Feb 26, 2020

It May Be High Nunes for Devin

Hmong-American Businessman Vies for Central Valley Congressional Seat

By Ed Goldman
Today’s column may seem pitched to our Fresno readership (a really nice person, by the way) but it concerns more than the Central Valley or even all of California. This is about the entire country and the chance voters (and donors) have to not only set a precedent but also to put someone in office who knows whereof he speaks when it comes to healthcare, water, immigrants and small business.

Fresno businessguy and Hmong-American activist Bobby Bliatout (Blee-AY-too) is running for the Democratic nomination for Congress in the very shared hope that come November, it’ll be High Nunes for Devin.

To clarify, Devin Nunes is the easily offended congressman who sues everyone in sight for libel, slander and, worst of all, truthfulness. (If I’m his next target, I’ll keep you posted. I have very deep pockets—though unfortunately, they’re filled with KitKat bar wrappers and un-twisted paper clips.)

But I digress. Bobby Bliatout has opened healthcare clinics throughout Northern California to provide care to the under- or uninsured. He’s also been a farmer (a job, he half-joked to me, “I hated. It’s really hard work, man!”). The key is that he farmed in his own county and state—I mention this because Nunes apparently has a family dairy in the Midwest and is as much a farmer as I am, though he calls himself one on his political propaganda.

What I find enjoyable about Bliatout is that he holds degrees in computer science and theatre. “I wanted to be an actor,” he told me, “but when I went to Hollywood, no one was hiring Asians.” Smiling ruefully—we had just talked about South Korea’s multiple Oscar win for “Parasite”—he said, “Uh, some things have changed.” He quickly added that long before the pendulum began to swing his way, he had decided, upon the birth of his first child, to concentrate on work that was “steadier” than acting. These days, he’s the CEO of the Greater Fresno Health Organization, which runs the Winery Medical Clinic and North Marks Medical Clinic in Fresno.

Nancy and Fred Teichert flank Fresno Congressional candidate Bobby Bliatout at a meet-and-greet in the Teichert’s Sacramento home.  Photo by Ed Goldman  

The other evening, philanthropist Fred Teichert hosted—with his wife Nancy, a Pulitzer Prize-winning former reporter—a meet-and-greet with Bliatout in their elegant East Sacramento home. He told a group of frequent political donors that the “significance of having a Hmong American presence in national politics would be huge, especially representing the Fresno-Tulare area, which is, I think, after St. Paul/Minneapolis, the second-largest home for Hmong refugees and immigrants after the Vietnam War.” (Fact check: He’s right.)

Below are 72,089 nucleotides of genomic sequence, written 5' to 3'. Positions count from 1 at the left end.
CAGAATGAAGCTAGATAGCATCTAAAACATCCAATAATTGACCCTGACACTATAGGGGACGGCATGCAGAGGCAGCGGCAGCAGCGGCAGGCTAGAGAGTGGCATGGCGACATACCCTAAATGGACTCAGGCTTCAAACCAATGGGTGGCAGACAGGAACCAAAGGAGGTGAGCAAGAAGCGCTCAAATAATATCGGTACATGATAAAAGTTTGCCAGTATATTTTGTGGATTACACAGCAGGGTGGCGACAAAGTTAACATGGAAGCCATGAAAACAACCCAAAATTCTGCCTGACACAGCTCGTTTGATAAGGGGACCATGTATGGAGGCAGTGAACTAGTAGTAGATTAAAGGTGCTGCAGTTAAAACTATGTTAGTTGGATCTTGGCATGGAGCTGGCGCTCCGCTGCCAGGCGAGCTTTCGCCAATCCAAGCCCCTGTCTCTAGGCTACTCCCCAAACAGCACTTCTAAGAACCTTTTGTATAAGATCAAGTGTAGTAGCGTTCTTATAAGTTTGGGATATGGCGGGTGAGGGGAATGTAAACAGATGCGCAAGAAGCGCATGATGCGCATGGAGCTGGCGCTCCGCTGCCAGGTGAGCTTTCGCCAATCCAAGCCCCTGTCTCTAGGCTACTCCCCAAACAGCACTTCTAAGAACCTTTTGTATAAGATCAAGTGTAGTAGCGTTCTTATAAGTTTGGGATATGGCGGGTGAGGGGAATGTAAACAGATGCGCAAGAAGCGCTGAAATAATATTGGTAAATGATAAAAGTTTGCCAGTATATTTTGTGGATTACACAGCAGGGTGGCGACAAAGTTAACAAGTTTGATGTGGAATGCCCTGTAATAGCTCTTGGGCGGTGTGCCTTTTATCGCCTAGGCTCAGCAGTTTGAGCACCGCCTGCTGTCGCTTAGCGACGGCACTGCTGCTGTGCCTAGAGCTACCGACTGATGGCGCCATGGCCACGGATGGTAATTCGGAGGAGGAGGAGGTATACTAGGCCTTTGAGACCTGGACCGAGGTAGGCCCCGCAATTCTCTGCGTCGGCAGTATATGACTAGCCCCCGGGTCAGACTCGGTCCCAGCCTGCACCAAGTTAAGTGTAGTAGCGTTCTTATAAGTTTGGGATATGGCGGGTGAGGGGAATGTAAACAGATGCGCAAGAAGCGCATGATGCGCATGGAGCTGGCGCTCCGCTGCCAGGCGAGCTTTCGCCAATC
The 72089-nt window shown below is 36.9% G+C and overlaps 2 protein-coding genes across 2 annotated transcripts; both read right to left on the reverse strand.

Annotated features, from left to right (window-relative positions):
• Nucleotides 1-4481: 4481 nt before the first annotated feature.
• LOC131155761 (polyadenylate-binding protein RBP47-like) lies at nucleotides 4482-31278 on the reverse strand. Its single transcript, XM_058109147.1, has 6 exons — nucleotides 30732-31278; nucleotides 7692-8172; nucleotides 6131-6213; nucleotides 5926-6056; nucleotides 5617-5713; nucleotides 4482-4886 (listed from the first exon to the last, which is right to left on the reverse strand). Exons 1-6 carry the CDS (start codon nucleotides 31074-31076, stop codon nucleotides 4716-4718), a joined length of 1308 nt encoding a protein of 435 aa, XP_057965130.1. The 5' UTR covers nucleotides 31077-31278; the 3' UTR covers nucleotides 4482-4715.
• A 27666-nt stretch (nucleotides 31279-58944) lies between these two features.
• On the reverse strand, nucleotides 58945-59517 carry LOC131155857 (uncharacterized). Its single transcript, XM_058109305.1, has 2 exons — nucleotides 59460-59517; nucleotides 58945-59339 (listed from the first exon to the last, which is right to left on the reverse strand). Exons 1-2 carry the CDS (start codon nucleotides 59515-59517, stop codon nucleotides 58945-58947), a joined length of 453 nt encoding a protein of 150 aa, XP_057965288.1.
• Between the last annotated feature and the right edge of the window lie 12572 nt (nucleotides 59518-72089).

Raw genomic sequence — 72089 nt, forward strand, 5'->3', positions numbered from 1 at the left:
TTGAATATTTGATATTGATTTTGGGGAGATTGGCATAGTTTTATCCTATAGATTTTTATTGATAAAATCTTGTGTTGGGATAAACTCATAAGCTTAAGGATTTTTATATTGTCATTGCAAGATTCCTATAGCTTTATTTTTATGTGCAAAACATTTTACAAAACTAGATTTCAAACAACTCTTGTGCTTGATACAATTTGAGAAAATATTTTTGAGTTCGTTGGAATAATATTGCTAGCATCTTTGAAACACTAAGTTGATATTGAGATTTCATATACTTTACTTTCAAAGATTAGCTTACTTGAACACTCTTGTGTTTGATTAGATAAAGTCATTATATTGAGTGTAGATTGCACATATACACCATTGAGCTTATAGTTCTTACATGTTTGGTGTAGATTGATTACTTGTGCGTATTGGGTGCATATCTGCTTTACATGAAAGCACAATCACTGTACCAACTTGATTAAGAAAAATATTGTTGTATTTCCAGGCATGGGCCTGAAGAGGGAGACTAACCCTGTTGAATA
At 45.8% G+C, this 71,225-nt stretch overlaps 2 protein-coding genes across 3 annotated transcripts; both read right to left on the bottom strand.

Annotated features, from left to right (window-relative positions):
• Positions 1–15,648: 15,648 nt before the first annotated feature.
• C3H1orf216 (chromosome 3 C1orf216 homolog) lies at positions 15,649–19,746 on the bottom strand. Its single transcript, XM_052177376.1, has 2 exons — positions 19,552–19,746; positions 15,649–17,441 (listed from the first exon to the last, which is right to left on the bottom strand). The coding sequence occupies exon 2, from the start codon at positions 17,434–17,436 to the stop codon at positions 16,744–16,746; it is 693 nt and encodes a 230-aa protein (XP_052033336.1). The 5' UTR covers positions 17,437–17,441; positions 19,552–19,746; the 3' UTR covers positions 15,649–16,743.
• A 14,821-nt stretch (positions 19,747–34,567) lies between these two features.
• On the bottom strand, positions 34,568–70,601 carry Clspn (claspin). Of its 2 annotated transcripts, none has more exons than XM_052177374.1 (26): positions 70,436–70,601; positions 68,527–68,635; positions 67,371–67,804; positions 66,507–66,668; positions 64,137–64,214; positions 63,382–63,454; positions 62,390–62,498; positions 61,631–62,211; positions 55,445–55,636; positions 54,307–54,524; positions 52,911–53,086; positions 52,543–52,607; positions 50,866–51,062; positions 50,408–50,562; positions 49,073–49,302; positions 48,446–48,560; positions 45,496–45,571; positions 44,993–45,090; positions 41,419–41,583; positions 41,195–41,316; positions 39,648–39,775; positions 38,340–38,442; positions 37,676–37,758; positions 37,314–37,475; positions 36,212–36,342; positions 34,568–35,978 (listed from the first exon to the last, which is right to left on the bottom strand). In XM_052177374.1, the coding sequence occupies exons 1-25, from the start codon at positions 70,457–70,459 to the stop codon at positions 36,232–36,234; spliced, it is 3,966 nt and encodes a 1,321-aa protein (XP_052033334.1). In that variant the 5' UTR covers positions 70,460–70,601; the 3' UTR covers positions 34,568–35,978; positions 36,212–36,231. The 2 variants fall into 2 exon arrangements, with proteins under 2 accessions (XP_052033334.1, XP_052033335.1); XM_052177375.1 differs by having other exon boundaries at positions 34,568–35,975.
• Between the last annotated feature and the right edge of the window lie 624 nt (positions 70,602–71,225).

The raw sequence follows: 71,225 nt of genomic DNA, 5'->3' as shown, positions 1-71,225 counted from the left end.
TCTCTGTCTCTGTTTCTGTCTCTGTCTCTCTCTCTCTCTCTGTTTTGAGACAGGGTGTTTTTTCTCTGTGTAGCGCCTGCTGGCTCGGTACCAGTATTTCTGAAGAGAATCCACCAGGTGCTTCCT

Teichert went on to point out that Bliatout would be “the only other member of Congress with experience in medical administration”—along with Sacramento area Congressman Dr. Ami Berra, who, seven years ago, built himself a relatively safe Democratic berth in a former safe harbor for Republicans. “So Bobby,” Teichert continued, “is hoping his professional expertise will be useful in crafting a practical as well as ethical healthcare policy.”

This is pretty important stuff just on the face of it—but in contrast to Devin Nunes, it’s attention-grabbing, since Nunes tells anyone who’ll listen that he opposes the Affordable Care Act. As he said on one of Fox News’s multiple “fair-and-balanced” affiliates, “… Obamacare had made healthcare worse, not better. It should be repealed and replaced with free-market reforms.” Wow. How’d that work out for his party?

If you want to learn more about the affable, plain-speaking Bliatout, and maybe even send his campaign a check, you can find info at all of these:

@BobbyBliatout on Twitter; and

As you can see, he’s all over social media. As opposed to his opponent, Devin Nunes, who’s just all over the map.

Ed Goldman's column appears almost every Monday, Wednesday and Friday. A former daily columnist for the Sacramento Business Journal, as well as monthly columnist for Sacramento Magazine and Comstock’s Business Magazine, he’s the author of five books, two plays and one musical (so far).